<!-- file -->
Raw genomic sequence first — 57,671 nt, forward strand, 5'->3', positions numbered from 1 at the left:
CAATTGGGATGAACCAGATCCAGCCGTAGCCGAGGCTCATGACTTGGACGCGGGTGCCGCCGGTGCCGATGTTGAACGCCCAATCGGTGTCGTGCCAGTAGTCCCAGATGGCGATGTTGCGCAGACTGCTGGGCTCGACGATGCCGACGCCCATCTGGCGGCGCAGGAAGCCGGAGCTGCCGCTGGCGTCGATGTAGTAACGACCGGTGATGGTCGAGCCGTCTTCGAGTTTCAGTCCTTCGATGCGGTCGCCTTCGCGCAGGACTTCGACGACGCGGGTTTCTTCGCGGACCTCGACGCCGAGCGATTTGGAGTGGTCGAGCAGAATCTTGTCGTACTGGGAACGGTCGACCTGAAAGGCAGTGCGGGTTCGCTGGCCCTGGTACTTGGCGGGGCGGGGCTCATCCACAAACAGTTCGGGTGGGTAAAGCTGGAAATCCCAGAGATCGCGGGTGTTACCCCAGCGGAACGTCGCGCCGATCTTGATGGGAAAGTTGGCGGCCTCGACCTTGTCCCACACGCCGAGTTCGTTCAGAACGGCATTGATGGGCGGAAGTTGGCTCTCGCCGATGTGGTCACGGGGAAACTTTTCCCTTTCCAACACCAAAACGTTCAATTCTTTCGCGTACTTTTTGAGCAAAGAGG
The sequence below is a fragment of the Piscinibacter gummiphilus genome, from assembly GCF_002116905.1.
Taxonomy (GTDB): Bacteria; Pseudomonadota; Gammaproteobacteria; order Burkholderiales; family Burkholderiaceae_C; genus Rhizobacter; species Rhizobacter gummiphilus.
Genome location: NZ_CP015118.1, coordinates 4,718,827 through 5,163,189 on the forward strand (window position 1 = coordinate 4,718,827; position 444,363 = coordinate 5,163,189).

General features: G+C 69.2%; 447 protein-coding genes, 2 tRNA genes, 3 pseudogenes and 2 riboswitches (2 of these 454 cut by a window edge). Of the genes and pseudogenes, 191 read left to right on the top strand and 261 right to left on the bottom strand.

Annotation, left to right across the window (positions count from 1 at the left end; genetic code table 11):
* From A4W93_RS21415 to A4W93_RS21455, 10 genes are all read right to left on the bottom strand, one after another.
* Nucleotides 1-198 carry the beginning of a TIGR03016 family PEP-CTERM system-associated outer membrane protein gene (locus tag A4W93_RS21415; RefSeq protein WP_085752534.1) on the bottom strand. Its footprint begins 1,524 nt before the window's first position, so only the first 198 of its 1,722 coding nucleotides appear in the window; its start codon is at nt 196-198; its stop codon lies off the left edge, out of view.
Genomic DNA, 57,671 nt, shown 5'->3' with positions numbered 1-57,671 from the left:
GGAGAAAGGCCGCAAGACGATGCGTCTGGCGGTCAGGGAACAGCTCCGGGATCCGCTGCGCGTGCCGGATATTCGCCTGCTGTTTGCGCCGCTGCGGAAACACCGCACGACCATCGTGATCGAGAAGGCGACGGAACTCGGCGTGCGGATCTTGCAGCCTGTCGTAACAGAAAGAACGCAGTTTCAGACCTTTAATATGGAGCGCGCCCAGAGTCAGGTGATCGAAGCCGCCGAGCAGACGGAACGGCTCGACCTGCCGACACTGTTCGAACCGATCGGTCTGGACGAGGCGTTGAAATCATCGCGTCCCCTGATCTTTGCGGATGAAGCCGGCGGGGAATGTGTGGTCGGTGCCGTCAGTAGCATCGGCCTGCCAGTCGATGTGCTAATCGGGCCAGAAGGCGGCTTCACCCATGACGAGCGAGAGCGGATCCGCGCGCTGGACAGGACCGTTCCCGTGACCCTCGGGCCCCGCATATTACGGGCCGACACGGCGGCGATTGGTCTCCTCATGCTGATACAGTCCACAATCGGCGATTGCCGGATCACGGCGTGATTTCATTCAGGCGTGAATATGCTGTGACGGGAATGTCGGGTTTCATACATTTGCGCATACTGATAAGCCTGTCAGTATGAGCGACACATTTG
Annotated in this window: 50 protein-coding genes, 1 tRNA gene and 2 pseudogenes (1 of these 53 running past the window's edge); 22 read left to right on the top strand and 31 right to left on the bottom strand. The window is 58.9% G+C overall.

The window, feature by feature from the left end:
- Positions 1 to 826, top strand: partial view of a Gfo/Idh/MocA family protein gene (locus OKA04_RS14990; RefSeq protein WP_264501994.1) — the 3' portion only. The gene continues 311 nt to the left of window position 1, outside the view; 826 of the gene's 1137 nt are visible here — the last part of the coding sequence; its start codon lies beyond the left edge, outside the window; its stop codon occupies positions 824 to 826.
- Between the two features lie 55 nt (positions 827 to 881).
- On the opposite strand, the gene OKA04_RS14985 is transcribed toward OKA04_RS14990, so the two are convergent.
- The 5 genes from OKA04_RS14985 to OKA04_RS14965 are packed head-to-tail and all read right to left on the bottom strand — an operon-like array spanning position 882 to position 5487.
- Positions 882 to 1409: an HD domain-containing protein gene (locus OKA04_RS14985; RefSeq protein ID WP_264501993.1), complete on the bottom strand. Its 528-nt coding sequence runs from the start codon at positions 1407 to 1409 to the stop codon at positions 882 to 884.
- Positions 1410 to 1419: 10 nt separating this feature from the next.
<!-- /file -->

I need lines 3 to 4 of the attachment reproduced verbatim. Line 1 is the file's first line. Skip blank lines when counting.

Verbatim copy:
The sequence below is a fragment of the Piscinibacter gummiphilus genome, from assembly GCF_002116905.1.
Taxonomy (GTDB): Bacteria; Pseudomonadota; Gammaproteobacteria; order Burkholderiales; family Burkholderiaceae_C; genus Rhizobacter; species Rhizobacter gummiphilus.